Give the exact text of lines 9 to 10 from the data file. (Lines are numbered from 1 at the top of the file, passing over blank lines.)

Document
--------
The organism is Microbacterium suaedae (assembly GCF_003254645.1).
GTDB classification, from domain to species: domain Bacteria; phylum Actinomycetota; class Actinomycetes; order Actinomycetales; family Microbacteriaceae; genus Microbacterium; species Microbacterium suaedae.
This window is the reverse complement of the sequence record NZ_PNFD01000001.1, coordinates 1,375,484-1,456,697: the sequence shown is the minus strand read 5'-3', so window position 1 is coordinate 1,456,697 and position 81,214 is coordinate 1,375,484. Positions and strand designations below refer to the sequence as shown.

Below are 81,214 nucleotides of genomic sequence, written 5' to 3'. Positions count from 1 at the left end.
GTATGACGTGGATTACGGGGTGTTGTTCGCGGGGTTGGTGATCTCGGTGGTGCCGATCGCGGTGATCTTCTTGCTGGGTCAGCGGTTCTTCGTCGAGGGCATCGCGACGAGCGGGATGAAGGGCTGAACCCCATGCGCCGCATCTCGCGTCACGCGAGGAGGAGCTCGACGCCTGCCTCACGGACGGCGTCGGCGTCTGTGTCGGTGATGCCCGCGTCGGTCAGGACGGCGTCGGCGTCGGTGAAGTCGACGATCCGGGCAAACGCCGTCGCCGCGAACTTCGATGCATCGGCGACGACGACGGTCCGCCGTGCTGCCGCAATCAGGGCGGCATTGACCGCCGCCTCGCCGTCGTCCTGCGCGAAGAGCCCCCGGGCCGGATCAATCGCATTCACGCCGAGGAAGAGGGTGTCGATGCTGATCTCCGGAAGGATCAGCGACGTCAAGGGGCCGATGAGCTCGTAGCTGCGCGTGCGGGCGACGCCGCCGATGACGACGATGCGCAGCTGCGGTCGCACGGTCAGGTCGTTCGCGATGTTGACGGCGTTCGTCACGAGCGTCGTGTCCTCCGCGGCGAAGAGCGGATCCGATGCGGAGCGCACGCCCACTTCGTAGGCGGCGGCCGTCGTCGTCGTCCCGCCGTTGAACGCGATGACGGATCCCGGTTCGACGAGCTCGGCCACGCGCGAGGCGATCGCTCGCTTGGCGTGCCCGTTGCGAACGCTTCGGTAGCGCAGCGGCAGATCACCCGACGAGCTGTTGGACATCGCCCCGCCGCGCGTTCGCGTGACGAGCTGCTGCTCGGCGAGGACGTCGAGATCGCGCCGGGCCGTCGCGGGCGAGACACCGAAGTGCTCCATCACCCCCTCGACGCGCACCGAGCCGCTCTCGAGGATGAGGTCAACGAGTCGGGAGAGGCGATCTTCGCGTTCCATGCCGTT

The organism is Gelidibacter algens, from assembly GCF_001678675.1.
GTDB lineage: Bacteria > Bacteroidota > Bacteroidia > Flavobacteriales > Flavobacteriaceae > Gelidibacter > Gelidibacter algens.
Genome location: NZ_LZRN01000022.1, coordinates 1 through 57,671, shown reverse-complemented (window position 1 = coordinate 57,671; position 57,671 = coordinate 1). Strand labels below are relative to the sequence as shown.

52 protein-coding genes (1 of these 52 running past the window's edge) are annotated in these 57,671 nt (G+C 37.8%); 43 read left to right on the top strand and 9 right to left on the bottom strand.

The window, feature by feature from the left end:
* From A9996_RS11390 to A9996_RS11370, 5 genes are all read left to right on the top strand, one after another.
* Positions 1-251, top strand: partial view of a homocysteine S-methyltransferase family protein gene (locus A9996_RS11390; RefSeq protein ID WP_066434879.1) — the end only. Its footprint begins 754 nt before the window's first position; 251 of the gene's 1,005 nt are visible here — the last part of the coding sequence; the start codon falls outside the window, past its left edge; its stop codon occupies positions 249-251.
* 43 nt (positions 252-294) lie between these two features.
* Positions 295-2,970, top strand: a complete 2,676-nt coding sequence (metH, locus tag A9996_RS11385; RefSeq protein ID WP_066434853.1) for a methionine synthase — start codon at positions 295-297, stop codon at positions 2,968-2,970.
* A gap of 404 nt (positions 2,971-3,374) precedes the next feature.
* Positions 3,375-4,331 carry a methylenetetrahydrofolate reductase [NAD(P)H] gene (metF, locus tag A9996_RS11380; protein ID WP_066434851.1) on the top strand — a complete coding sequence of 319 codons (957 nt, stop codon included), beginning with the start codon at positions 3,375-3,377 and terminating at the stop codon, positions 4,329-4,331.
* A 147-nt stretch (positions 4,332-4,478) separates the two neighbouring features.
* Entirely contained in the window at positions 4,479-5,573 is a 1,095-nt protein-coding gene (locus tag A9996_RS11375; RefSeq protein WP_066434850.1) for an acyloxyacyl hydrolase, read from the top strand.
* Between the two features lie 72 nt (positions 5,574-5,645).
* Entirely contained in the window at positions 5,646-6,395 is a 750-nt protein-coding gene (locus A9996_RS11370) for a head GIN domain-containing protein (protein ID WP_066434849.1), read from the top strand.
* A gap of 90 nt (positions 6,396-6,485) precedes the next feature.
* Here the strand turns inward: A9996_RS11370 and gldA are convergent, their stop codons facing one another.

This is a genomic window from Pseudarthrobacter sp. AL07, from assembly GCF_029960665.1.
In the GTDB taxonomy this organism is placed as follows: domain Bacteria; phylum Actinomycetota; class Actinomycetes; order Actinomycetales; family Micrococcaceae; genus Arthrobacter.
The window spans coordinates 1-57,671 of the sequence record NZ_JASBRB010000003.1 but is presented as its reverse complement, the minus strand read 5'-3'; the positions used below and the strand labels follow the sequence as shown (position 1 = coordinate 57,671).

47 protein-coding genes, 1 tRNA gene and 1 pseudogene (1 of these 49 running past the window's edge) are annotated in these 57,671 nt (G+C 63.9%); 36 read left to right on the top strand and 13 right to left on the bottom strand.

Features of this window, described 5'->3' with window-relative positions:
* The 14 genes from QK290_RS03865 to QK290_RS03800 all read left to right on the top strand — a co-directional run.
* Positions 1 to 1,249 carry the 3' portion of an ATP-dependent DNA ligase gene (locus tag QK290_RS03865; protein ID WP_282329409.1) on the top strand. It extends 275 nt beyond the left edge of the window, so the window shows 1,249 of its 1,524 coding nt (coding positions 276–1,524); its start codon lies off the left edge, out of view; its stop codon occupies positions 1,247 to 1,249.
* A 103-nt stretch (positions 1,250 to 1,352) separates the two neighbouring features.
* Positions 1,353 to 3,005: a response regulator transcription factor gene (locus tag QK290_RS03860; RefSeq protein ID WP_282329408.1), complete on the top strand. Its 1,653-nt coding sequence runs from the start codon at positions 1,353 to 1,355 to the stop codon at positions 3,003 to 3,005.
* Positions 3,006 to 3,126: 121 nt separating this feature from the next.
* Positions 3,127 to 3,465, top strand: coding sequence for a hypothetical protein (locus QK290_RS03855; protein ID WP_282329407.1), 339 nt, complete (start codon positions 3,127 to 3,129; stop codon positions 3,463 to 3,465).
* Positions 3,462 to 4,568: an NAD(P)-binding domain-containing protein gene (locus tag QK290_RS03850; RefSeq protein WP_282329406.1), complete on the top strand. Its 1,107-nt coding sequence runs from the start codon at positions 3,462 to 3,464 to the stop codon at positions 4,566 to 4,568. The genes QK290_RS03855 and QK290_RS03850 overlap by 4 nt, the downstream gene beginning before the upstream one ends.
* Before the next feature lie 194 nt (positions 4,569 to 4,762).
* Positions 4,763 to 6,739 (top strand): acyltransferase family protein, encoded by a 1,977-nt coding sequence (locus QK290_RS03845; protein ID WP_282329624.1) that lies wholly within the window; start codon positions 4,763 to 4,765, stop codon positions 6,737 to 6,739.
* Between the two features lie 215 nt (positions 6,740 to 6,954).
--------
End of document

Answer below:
52 protein-coding genes (1 of these 52 running past the window's edge) are annotated in these 57,671 nt (G+C 37.8%); 43 read left to right on the top strand and 9 right to left on the bottom strand.

The window, feature by feature from the left end: